One of my primary introductions to the Arts, and more specifically the Performing Arts, was through the little-known genre of Modern Dance called “Site-Specific Dance-Poetry Fusion.” I have been taken with this unique blend of spoken and written words and dance since I was a child, and have done much reading about it, including the seminal works Poetry, and also Dance by Klaus Fuchten and Movement through Word in a Particular Place by the legendary Mary Timrock. Consequently, I approached Silas Riener’s senior thesis show “Fugue State: The Idea, a Site-Specific Senior Thesis in Dance and Poetry” with much technical and critical expertise.

Oh god, I’m lying! I don’t know anything about Site-Specific Dance-Poetry Fusion. And those books, I made them up! But Silas’s show was damn good, and I will do my best to tell you why.

I’ve always loved dance as a celebration of the present. More so even than the theater, dance is solely relevant to and expressive of the moment at which it occurs. The specific tension of the performer’s muscle, his expression of the face, the relation of foot to ankle and even, by extension, the contraction of the aorta and the flow of blood throughout the body, all come together in glorious testament to existing here and now. Dance feels, for this reason, to be a primal, or at least primary, mode of expression, and it incorporates the gaze of the audience as if it were a partner in the performance. Including space, then, removing the performance from the constrictions of the stage and embracing the specific architecture of the surrounding, only heightens this sense of testament and the urgency of participation on the part of the audience.

Silas’s work is very much about inspiration, about the vicissitudes of emotion, of dependence, of logic and labor and love that make the substance of thinking, of having an idea. The dancers in these pieces, spinning and collapsing and prostrating themselves in the Chancellor Green Library, enter and exit each other’s orbit, gather each other’s momentum and spin, at times seemingly out of control, into unique expressions of energy. Motifs of movement establish themselves, pulsate briefly and brilliantly and then fade back, leaving only their shadows in the new movements that arise. In the first dance, words and verses from a poem are written across the dancer’s costumes, and the effect is quite breathtaking. As they dance, the audience – most of us high above them – tries to read the words, and in so doing pay close attention to the specific movements of each part of the dancer’s body. I myself found the splendid word “peppermilk,” written on a dancer’s hip, and watched it spin and turn and fall and rise, saw it press against the words “stony necks,” written across another dancer’s back and interact with the hundred other words written across the dancers. At certain splendid moments the dancers would crane their necks and arch their backs to read each other, as pieces of text trying to comprehend itself in order to find a greater unity, to rest in peace with each other. Ripples would pass through the dancers, attempts to organize the mass of words, and for a moment they would almost reach a pose of stasis before breaking apart and spinning away.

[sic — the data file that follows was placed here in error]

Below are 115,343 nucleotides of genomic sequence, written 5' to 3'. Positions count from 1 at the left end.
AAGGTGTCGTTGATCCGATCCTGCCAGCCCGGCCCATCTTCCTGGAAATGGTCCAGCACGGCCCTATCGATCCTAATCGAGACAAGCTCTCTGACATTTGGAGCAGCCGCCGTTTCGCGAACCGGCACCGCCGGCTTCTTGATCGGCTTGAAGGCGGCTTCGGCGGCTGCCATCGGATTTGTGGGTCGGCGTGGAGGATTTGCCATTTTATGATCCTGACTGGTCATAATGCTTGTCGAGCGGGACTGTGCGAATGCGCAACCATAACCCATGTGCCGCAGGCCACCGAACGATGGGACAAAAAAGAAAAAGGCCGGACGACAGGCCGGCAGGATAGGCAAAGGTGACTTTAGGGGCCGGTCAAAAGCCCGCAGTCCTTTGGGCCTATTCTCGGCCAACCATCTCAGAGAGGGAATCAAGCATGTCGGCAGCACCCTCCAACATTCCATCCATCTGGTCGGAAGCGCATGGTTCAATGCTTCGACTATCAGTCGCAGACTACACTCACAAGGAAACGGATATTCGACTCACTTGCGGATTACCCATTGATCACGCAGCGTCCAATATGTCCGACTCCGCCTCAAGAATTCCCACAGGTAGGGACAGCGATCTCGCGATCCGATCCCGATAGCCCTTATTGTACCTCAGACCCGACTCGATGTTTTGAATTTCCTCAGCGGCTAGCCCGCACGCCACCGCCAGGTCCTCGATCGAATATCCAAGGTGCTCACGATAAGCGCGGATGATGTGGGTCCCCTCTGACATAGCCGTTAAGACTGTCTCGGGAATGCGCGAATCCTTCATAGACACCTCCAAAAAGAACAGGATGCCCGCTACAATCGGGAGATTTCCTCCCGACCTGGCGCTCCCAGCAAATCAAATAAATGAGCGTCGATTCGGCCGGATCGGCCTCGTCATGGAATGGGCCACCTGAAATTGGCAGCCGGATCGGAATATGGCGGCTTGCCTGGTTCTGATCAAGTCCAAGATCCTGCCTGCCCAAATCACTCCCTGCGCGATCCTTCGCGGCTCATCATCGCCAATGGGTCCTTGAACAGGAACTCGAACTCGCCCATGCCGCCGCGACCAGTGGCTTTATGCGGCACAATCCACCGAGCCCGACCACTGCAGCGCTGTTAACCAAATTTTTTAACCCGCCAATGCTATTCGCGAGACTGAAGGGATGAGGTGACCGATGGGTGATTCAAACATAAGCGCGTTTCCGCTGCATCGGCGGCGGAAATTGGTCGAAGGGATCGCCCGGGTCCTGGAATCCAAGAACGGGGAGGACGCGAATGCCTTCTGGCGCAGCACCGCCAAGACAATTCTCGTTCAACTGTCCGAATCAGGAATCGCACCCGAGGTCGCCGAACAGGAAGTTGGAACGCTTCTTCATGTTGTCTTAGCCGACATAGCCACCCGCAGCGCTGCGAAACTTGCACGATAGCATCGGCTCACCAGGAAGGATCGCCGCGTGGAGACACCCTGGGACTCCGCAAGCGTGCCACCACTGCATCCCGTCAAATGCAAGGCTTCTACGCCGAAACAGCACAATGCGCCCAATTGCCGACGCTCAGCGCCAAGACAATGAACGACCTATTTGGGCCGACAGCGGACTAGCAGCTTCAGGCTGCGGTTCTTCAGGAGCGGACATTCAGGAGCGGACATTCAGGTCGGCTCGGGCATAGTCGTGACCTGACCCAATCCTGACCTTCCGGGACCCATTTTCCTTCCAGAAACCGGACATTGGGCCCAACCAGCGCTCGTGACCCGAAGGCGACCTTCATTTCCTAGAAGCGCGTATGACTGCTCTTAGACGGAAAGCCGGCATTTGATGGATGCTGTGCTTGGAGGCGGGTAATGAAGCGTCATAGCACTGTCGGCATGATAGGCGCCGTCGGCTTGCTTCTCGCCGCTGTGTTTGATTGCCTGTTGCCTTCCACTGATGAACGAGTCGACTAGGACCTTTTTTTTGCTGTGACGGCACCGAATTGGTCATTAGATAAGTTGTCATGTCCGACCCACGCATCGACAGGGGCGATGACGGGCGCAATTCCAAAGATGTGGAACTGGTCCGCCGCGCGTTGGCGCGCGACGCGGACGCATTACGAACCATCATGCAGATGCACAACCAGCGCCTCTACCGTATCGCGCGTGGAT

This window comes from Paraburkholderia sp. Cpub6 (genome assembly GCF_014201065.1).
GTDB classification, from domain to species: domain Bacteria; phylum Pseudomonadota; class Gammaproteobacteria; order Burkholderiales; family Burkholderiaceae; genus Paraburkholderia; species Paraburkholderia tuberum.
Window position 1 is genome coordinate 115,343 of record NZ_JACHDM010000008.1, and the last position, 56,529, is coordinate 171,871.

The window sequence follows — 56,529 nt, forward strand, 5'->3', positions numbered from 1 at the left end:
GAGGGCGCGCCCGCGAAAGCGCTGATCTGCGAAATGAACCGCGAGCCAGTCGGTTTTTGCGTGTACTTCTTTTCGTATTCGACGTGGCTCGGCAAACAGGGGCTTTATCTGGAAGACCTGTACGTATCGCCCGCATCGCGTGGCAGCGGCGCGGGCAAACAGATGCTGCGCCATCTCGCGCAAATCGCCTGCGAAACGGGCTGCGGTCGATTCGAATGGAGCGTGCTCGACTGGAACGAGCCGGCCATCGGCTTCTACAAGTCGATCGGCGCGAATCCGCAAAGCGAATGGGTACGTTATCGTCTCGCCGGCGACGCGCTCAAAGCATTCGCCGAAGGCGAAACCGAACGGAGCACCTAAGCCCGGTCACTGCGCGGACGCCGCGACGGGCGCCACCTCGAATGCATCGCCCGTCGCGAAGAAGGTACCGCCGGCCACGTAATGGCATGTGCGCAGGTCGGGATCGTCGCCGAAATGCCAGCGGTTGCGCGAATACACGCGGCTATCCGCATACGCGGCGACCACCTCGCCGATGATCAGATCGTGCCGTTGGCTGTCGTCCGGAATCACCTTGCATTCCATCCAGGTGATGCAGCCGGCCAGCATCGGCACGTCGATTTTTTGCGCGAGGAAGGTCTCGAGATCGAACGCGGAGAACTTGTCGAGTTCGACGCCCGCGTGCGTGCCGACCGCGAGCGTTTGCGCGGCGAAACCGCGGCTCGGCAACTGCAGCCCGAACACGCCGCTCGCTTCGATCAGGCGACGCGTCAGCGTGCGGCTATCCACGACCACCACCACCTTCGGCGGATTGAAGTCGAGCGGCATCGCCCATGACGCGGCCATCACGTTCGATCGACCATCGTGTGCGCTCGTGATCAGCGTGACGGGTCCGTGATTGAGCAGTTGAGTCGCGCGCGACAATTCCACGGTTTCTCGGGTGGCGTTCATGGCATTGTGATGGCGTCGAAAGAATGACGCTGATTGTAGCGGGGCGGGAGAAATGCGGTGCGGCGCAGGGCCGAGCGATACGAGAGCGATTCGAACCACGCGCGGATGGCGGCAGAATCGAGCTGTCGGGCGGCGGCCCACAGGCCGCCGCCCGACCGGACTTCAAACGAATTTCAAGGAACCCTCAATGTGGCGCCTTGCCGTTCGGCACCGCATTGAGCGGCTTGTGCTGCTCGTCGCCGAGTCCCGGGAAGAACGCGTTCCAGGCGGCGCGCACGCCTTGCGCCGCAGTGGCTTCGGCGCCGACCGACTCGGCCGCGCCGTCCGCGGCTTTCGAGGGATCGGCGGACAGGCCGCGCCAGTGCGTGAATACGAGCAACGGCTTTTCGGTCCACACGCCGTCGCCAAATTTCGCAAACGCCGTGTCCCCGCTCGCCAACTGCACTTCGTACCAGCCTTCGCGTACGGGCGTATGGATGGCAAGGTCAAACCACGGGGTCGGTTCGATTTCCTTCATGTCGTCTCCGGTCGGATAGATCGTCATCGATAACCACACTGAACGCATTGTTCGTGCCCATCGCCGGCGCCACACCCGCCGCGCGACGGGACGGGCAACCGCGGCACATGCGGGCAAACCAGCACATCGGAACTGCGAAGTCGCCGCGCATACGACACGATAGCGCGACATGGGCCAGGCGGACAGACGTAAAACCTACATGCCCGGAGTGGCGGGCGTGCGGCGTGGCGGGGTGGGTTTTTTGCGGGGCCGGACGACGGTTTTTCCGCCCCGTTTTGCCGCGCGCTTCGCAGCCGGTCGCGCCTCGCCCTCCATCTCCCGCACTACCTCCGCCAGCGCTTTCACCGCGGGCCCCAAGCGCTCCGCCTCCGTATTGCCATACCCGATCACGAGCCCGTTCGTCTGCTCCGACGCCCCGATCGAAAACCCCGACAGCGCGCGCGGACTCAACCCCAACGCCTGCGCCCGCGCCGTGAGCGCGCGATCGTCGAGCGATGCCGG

Some of the words are better than others, which feels appropriate. For every “peppermilk” there is also a “high-class hooker,” and the disparity of phrase seems appropriate to a poem that features “crumbling” and “elbows.” The artistic process is nothing if not an awkward one, and it is the vision of beauty within the awkward strivings of the artist that makes Silas’s piece so captivating.

Also captivating, it should be noted are the dancers themselves. Every performance was breathtaking, but Kristen Arnold and Silas simply blew my mind. During their duet, they evoked the painful awareness of dependence in love so earnestly that at times it was almost difficult to watch. When they rotate back to back, with their heads on each others shoulders, and she leans forward and bears him, prostrate on her back in the dead center of the Library, I was thankful that this particular movement had occurred in this particular location at some point in the history of existence. And I think that is what site-specific dance/poetry is all about.

At one point in the middle of the show Silas reads the poem that we have seen written across the dancers. The presentation of the words being spoken, after witnessing its genesis in dance, illustrates powerfully the impotence of printed words in signifying the tumult of inspiration. To truly understand the chaos of expression one needs an art form that glorifies the present. Silas’s piece does just this, and his poem ends appropriately with the line: “Now, you are here.”

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